Lunar regolith

(Last edited: Saturday, 30 September 2023, 10:26 PM)


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Short Definition:

Lunar regolith is a thin, powdery layer of soil on the lunar surface. It consists of dust, broken rocks and other materials found on the ground. It covers nearly the entire surface of the Moon, Mars and other celestial bodies in our Solar System.

Detailed Definition:

Lunar regolith comes in the form of dust and small rocks. It is made up of ~45% oxygen, the rest are elements like silicone, iron, magnesium, calcium, chromium and sodium. What differs between the Moon and Earth regolith is the mechanical weathering that lunar soil went through. It was formed over billions of years by constant meteorite impacts on the surface of the Moon. It is estimated that it extends from 5 to 15 metres deep in the ground.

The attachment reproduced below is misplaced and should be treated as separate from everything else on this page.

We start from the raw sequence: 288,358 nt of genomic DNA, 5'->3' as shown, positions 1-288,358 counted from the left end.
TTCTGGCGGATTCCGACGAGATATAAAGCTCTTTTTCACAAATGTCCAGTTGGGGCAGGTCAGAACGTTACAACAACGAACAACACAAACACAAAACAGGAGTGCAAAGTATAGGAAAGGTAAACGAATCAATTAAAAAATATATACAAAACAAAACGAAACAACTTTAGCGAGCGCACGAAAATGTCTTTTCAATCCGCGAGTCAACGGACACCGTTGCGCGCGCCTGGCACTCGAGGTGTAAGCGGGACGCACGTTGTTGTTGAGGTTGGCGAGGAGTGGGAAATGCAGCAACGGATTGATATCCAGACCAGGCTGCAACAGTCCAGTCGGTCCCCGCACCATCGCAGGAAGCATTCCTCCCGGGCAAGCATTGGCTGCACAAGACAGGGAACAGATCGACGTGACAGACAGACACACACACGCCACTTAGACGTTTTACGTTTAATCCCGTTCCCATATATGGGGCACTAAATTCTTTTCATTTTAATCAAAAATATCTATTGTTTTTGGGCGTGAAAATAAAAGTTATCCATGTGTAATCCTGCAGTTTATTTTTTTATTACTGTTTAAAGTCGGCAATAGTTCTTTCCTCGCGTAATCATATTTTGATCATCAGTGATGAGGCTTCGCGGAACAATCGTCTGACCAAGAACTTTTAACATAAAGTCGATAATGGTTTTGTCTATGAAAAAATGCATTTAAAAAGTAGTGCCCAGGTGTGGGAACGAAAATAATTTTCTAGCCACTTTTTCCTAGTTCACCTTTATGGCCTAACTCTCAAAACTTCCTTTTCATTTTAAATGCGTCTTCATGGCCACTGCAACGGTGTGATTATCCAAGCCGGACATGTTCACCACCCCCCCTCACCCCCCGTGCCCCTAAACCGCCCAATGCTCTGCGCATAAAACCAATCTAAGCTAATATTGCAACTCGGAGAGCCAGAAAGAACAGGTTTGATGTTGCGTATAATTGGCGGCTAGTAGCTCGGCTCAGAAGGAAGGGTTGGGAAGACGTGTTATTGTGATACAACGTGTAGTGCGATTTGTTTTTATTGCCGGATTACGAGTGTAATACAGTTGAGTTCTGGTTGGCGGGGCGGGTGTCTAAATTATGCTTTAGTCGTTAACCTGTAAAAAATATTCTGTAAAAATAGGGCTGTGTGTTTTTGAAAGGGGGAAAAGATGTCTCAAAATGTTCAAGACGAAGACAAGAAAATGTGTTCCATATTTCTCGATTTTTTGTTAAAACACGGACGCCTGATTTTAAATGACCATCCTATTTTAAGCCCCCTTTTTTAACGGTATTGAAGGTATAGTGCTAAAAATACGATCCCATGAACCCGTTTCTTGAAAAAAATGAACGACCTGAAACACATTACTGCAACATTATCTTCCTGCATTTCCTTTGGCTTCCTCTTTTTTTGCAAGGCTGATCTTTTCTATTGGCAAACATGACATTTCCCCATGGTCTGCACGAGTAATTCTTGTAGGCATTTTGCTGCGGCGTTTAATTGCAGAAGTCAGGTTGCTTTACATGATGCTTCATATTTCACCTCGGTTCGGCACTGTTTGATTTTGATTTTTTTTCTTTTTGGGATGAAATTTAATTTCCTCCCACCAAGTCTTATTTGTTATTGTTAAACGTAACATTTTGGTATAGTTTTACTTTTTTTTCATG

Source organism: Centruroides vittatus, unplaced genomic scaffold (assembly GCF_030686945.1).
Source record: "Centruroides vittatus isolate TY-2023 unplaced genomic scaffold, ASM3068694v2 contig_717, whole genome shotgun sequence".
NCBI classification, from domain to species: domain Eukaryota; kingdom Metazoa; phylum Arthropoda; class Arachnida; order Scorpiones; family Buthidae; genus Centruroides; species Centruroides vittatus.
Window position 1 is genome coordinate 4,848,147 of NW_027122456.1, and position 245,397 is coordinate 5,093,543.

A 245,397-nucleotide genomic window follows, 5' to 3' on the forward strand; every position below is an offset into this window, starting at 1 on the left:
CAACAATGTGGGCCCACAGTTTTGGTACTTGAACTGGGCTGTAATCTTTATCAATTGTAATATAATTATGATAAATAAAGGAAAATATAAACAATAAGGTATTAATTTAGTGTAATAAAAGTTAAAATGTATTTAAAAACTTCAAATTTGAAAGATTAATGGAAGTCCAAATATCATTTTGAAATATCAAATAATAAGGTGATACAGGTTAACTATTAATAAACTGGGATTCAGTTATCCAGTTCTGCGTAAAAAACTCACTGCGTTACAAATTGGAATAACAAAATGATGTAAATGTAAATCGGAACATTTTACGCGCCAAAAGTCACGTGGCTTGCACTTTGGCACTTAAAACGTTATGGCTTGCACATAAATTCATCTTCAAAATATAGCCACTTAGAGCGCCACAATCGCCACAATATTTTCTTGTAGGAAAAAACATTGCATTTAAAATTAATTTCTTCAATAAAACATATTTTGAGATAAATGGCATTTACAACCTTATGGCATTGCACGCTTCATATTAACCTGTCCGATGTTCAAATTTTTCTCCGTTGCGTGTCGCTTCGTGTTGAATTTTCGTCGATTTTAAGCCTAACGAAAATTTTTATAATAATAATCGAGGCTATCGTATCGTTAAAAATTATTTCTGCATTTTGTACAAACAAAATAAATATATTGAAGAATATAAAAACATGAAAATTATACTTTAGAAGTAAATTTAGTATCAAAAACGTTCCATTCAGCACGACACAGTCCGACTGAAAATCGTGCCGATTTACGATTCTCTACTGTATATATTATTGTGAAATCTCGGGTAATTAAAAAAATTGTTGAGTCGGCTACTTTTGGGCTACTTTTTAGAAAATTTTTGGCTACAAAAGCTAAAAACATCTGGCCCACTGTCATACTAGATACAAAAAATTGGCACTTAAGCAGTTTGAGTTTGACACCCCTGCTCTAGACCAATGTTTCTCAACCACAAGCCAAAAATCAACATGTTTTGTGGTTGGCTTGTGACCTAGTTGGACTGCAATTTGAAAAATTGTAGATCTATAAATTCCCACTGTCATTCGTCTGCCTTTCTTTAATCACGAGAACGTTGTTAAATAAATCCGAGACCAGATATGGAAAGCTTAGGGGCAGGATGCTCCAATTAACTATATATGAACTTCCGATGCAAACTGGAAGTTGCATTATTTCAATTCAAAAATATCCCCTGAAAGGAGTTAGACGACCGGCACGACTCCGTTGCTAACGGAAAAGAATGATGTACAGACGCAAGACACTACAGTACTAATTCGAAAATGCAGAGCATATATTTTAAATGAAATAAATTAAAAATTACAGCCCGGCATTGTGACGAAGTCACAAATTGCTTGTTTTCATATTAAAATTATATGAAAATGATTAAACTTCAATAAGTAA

from Greek - rhegos (“blanket”) and lithos (“rock)

Sample Sentence(s):

Astronauts who were on the Moon claimed that lunar regolith sticks to the spacesuits and has the ability to wear them down. 

One of the most famous pictures from space is one of an astronaut footprint in the lunar regolith.

Translations of Terms/Concepts into Partner Languages [Multiple fields for entering the translation of the term in each partner language, additional languages can potentially be added, e.g. Russian, Chinese, Portuguese]


régolithe lunaire




regolit księżycowy


månens regolit

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» Dictionary of Space Concepts